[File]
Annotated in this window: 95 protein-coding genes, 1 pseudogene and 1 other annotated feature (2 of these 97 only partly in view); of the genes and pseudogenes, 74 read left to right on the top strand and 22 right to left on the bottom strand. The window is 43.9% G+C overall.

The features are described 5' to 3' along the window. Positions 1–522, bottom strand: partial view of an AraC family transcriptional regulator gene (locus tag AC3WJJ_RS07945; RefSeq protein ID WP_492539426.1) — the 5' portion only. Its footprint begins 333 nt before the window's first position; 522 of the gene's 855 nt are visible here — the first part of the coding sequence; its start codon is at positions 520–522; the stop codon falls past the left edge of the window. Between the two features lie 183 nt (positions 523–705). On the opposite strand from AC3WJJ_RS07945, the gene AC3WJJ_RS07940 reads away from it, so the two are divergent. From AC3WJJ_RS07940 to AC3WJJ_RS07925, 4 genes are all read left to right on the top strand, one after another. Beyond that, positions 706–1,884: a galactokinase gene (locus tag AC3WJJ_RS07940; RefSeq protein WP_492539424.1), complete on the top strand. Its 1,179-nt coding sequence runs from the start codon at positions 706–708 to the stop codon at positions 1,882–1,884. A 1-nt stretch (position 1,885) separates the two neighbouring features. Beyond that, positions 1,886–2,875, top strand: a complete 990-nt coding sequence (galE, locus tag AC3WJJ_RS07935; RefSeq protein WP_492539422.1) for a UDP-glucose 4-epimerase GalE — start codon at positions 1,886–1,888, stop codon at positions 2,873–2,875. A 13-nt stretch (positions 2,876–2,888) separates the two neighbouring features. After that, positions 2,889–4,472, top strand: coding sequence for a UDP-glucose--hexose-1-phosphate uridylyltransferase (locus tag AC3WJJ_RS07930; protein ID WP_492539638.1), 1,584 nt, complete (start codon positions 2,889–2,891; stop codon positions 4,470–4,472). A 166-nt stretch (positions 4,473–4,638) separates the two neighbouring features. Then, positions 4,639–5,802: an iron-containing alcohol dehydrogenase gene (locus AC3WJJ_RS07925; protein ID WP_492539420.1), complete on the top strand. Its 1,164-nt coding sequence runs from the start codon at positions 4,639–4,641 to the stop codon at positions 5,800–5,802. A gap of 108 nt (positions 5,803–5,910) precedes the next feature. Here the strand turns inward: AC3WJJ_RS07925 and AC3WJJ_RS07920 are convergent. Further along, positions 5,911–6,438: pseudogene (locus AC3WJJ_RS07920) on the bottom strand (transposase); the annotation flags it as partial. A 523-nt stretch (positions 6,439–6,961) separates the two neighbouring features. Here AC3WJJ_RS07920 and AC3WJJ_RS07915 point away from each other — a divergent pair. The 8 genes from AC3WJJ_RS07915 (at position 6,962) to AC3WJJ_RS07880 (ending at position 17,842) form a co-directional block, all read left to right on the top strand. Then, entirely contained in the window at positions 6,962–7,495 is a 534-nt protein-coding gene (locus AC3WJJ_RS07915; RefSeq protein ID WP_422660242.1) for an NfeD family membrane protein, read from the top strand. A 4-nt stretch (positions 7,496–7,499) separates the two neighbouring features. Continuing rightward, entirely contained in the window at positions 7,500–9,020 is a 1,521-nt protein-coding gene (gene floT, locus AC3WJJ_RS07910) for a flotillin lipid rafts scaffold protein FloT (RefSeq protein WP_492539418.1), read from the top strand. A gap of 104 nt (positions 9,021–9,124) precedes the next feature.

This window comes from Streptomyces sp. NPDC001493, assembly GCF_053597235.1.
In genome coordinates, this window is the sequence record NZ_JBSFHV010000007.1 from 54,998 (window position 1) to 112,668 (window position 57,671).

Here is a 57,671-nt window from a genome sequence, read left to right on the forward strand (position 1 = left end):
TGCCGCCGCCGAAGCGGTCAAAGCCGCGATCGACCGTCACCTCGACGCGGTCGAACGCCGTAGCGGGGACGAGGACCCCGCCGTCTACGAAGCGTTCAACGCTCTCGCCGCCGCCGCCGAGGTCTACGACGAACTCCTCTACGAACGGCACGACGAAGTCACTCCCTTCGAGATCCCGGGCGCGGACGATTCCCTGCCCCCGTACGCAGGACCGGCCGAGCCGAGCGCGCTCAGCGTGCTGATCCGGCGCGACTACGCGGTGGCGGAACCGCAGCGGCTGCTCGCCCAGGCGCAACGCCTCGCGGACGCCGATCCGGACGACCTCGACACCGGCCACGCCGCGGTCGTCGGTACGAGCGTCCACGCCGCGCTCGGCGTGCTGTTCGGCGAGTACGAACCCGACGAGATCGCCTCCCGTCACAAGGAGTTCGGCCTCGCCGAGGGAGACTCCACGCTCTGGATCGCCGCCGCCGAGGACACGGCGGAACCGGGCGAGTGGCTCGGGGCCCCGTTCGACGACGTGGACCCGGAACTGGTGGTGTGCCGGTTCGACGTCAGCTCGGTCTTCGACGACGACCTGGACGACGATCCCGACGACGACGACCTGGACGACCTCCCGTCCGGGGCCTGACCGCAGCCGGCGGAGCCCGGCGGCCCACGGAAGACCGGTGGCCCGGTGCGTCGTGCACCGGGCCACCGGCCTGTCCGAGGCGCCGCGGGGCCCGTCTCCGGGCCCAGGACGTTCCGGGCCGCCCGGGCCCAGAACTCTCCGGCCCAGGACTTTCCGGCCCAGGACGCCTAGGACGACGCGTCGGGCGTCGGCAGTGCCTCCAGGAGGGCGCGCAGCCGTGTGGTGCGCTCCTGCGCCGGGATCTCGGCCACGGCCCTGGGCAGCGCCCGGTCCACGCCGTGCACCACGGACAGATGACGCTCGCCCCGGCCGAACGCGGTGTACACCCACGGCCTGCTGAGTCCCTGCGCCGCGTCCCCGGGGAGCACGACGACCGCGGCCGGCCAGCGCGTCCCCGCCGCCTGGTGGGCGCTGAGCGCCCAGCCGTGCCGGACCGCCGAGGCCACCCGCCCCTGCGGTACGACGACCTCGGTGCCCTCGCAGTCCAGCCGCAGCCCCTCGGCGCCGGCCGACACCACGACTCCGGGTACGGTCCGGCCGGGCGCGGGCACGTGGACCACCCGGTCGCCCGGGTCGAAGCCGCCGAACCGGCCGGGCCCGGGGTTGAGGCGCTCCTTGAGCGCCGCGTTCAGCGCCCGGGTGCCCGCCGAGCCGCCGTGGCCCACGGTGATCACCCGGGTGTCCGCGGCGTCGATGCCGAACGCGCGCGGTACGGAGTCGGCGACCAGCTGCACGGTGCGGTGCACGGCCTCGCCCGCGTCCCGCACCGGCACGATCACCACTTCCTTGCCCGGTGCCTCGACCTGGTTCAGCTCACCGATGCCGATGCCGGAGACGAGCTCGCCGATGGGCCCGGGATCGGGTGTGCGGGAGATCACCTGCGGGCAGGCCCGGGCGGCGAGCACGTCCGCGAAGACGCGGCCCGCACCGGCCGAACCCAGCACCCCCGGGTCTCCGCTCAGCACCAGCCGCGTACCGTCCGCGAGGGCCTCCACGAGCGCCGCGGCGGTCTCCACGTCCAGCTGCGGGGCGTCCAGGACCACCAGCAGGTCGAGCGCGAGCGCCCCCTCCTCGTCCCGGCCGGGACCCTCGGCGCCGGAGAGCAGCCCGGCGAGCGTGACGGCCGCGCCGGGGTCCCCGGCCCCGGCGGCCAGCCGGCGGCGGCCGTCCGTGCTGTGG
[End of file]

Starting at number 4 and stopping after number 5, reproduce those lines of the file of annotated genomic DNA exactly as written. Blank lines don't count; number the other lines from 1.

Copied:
In genome coordinates, this window is the sequence record NZ_JBSFHV010000007.1 from 54,998 (window position 1) to 112,668 (window position 57,671).

Here is a 57,671-nt window from a genome sequence, read left to right on the forward strand (position 1 = left end):